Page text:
10 Sodium (Potassium) and Addison’s Disease ELECTROLTYESHyponatremia (low sodium)Hyperkalemia (elevated potassium)CONFIRMATION TEST:ACTH test (cortisol readings)The only test to confirm suspicions of Addison’s is electrolytes. Often, patients are misdiagnosed because doctors do not identify that the patient has low sodium and high potassium levels. The VetLyte allows you to instantly identify whether the dog’s symptoms, which wax and wane (are on again, off again) are because of Addison’s. Also, addisonian dogs must be treated immediately with proper fluid therapy to restore the electrolyte balance.
11 Sodium and Fluid Therapy Feature:Monitoring Patients on Fluid TherapyBenefit:VetLyte offers doctor ability to have immediate electrolyte results which will allow doctor to choose and monitor patient’s on fluid therapy. This will allow for faster and better recovery.OEQ:What is your current protocol when choosing what types of fluid therapy you use?High Yield:How would the ability to identify if a patient had an electrolyte imbalance effect what type of fluid therapy you choose?Here is an example of using questions to draw out the need for a benefit of the VetLyte with fluid therapy
12 Sodium and Fluid Therapy As you can see, Saline and Lactated Ringers both contain Sodium and Chloride. You do not want to use these fluid therapies on a patient who has high sodium or potassium levels. You would want to use Dextrose, which contains nothing but a sugar supplement. Running electrolytes before administering fluids is a very cost effective way to insure you are giving a patient proper treatment. It allows the patient to heal faster and feel better during the treatment.From the VetLyte Sell Sheet
13 Sodium and Pre-Anesthetics Feature:Check sodium levels before a senior patient on heart medication is anesthetized for surgeryBenefit:Reduces risk that patients will not have an adverse reaction to surgery or anesthesia due to medications/electrolyte imbalances. Senior patients are already in a high risk category for anesthetic risk, especially those on medications.OEQ:What is your current protocol when preparing a senior pet, especially on medications such as Furosimide?High Yield:How would the ability to immediately reduce the risk of complications due to age or medications benefit you or the pet owner?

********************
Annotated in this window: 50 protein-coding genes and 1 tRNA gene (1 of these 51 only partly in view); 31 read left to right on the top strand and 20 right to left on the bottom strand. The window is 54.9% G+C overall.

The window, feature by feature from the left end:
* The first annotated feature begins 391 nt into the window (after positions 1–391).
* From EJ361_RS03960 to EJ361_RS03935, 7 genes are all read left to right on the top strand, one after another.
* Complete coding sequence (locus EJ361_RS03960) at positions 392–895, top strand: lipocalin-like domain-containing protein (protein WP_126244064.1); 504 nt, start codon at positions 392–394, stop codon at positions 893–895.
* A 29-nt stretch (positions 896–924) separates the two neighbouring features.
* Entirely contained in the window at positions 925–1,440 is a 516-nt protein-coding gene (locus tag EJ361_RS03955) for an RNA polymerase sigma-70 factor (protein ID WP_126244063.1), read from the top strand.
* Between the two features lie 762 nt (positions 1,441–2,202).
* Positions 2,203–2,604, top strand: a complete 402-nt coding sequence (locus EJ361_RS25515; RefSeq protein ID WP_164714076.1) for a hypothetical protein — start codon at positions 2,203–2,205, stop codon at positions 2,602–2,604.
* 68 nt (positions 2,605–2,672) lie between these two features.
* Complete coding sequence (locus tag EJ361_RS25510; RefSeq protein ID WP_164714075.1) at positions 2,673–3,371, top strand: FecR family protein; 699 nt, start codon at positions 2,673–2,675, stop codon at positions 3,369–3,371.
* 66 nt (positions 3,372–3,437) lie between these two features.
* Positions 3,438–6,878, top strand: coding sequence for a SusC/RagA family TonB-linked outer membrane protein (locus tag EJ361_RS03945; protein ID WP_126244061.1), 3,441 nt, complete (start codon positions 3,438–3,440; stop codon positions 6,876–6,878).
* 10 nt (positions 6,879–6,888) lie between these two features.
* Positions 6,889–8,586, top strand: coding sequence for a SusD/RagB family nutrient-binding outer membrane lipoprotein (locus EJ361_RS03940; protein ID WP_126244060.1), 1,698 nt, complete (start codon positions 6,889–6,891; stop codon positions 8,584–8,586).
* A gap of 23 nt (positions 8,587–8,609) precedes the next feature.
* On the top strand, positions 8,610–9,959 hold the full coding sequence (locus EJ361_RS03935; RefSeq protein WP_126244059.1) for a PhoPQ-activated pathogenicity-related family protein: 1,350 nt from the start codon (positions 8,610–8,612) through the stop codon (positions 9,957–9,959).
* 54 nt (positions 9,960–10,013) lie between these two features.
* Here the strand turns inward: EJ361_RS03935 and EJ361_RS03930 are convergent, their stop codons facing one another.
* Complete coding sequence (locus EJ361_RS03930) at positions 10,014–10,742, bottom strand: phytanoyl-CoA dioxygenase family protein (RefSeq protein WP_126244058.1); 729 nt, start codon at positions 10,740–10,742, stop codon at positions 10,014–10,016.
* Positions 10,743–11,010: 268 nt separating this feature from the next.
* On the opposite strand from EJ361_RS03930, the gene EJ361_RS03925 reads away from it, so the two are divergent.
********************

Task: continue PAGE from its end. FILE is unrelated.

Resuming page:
14 Important facts to remember when combating the “my client’s won’t pay” objection! If a pet owner is willing to spend the money and take the time to medicate their pet daily, then they most likely will be willing to spend the extra money to run additional tests before a surgical/anesthetic event.Senior pets are an established part of the family, and the human-animal bond is strongest because the pet has been part of the family for years. Pet owners want to avoid added risks because of this bond.My client’s wont pay is a world-wide objection. Often we lose a sale, and doctors forgo the best treatment for a patient because they are concerned about the client’s ability to pay. There are two types of pet-owners. The crazy ones like me who spend too much money on my pets because I consider them my children and the ones who only bring their pets to the vet because the situation has forced them to. It is important to remind doctors that they see these two types of clients. Most caring pet owners are willing to pay for something if they are educated about why it is important. As I have stated above, this is especially important when the patient is a senior. The older the pet, the stronger the bond.
15 Cl = Chloride Least important electrolyte Mimics sodium changes Chloride is the least important electrolyte. The values often mimic sodium and we will not be spending a lot of time on this electrolyte today